I’m grateful for you and that you’re reading this blog!
I took a break from writing last Monday because I wanted to leave space to honor my Uncle, who passed away 2 weeks ago. Death is a familiar visitor to many families, and while my family is no different, it has been quite a while since we planned a funeral.
I know you’re saying, “Charisse, I do not want to be reading about death.” But, before you tune out, just read a little further because you have the opportunity to prepare properly for a stage of life that everyone will go through one day.
Putting aside the grieving and emotional whiplash we endure, death also forces us confront the economic realities of burying our loved ones. While I strongly believe that no one can be truly prepared to handle death, you can prepare to not let the occurrence of death financially cripple you or your loved ones.
Two Pieces of Dead-on Advice (Ok, you can smile here – I couldn’t help it)
Start the Conversation Now. My grandmother talks about death like a birthday party she’s planning for herself – how much it’s going to cost, what she wants to wear, where it will be, and who’s to come. On one hand, this frightens me to no end as I do not want to think of my grandmother leaving this earth. On the other hand, I am grateful for her foresight into how important it is to plan for the inevitable.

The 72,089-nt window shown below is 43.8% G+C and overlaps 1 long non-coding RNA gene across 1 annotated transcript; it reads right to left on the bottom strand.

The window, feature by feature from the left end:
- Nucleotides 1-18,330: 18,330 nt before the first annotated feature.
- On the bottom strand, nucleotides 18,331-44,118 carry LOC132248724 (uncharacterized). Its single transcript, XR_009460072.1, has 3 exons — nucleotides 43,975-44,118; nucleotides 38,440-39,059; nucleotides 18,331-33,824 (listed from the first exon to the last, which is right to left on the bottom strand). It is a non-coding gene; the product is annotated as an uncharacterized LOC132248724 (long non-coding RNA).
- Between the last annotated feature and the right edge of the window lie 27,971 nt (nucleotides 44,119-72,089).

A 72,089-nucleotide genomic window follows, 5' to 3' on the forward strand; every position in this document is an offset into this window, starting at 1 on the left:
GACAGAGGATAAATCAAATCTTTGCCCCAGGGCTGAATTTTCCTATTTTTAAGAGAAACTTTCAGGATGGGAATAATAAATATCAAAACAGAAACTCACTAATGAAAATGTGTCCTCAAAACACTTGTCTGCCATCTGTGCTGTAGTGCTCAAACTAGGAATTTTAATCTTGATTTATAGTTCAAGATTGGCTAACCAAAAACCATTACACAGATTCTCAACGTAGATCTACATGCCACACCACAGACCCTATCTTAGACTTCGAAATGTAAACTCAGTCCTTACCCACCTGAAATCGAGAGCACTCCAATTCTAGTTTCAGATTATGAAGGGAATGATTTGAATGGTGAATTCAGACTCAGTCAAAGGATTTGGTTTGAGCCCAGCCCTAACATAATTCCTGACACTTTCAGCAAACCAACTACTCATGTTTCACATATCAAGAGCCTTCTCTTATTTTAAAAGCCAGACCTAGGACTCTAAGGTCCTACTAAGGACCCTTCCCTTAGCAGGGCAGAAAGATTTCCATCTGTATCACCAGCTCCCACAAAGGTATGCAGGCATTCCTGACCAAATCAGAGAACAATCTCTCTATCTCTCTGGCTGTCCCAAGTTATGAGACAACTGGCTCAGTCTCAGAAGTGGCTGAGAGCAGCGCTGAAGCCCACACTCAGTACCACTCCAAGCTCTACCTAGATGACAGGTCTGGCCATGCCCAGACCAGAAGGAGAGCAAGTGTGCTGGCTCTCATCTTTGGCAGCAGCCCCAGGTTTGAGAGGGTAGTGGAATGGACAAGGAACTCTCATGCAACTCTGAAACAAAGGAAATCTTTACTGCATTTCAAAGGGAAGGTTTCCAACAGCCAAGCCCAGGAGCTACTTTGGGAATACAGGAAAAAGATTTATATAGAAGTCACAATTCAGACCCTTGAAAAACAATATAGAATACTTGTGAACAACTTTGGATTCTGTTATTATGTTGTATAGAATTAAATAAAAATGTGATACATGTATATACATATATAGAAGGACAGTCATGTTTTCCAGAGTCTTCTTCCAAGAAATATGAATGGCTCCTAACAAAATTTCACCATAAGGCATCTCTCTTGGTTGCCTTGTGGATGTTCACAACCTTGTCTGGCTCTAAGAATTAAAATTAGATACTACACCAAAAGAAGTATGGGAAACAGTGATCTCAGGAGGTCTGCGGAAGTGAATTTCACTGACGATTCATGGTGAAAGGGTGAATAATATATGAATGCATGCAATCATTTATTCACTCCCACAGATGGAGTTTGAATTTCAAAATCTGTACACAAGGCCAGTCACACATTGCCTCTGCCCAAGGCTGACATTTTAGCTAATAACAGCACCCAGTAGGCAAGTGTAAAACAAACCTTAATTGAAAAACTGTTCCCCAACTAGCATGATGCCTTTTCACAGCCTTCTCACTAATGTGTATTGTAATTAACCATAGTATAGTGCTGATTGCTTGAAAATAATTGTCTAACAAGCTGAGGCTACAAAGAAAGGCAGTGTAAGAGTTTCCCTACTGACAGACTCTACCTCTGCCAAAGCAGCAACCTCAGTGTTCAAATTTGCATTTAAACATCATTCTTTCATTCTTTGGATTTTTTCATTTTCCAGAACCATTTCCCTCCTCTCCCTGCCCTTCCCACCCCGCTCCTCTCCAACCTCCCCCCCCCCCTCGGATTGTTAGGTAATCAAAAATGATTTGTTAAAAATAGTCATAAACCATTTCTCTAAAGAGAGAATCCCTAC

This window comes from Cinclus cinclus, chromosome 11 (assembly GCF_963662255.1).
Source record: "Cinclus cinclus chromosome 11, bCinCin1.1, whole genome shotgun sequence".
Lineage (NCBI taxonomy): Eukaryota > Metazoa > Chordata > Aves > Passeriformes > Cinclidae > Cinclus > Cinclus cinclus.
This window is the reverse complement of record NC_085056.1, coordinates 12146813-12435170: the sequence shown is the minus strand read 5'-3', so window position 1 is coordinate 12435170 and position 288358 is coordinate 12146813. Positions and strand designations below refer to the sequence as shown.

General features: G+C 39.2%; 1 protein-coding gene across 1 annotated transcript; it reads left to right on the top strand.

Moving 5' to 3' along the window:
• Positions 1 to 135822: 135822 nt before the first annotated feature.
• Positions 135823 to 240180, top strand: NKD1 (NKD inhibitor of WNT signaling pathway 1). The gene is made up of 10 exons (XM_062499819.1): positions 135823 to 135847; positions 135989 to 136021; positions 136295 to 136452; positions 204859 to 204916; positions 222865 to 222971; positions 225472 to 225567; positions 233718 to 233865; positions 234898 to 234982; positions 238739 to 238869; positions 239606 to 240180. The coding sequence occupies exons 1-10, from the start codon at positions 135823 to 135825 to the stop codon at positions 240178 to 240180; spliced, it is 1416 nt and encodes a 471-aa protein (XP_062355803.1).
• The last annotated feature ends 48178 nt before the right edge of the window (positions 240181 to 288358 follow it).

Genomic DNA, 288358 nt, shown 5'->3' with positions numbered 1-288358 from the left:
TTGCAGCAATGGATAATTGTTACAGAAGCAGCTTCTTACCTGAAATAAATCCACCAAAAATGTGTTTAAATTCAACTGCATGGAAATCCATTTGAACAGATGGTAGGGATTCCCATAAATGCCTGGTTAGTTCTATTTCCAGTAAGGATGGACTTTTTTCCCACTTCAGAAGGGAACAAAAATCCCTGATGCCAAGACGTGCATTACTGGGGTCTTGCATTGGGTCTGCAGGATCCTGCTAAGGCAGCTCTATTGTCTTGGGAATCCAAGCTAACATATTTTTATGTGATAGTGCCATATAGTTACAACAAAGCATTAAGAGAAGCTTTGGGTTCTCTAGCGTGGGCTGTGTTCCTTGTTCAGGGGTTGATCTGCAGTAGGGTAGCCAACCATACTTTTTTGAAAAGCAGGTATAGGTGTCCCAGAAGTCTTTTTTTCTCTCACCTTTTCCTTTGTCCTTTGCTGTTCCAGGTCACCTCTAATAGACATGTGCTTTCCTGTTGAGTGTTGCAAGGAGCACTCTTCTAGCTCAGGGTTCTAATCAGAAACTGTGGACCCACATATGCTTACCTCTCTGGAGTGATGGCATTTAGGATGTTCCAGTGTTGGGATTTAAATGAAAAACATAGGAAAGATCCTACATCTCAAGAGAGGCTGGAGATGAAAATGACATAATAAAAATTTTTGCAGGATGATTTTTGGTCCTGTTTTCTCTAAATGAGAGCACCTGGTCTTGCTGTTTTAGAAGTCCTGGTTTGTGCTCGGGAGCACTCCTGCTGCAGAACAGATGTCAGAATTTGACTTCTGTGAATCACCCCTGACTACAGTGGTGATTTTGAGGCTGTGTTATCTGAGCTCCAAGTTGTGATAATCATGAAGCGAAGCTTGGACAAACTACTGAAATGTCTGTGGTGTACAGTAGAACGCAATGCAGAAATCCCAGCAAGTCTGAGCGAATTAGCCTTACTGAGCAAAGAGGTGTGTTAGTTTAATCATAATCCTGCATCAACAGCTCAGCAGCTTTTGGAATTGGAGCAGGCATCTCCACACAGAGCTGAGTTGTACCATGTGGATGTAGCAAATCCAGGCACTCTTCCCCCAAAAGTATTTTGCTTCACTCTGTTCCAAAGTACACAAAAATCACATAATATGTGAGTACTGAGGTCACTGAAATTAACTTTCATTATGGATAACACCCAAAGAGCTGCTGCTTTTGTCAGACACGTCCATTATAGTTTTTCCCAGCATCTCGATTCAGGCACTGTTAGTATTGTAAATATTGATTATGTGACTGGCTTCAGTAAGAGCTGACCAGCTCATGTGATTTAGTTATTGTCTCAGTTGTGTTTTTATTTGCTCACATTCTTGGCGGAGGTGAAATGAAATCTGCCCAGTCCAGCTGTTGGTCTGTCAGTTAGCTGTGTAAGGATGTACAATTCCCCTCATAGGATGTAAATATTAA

If you do not have a grandmother or parent who talks about death like a birthday party, that’s OK. But, do begin your own conversation with your loved ones (parent, spouse, child) to find out what they want to happen in case they (or you) leave this earth. According to the National Funeral Directors Association in 2012,the average funeral cost was $7,775, not including cemetery costs, and so I want everyone around you to be prepared.
Life Insurance Is a Must. In my first job at JPMorgan, I remember one of my colleagues reflecting after his lunch meeting with his financial advisor. He said “Life insurance is a priority for me because I do not want my wife and kids have financial hardship in case I get hit by a bus.” Life insurance policies often carry a death benefit clause, which is very helpful to pay for burial and funeral expenses. So, ask yourself these key questions and work backwards to see if you are adequately covered:
- How will my funeral expenses be covered?
- What kind of coverage does my life insurance provide?
- Do my loved ones know what the policy is, and where it is?
According to the American Council of Life Insurers, 41% of all life insurance policies in force in 2013 were through groups, including workplaces, churches and other associations. Remember, however, that most plans through your employer are not portable, so if you leave your job, I do not want you to be out of luck.
My Uncle Tommy always spoke life into me, whether it was to compliment me on an outfit or simply tell me he loved me. I now take his love and share my own with you:
You are destined for great things.
Take hold of your own future.
Have the courage to plan for the unexpected.
If you've made a smart money decision when it comes to preparing for death or funerals, please leave a comment below.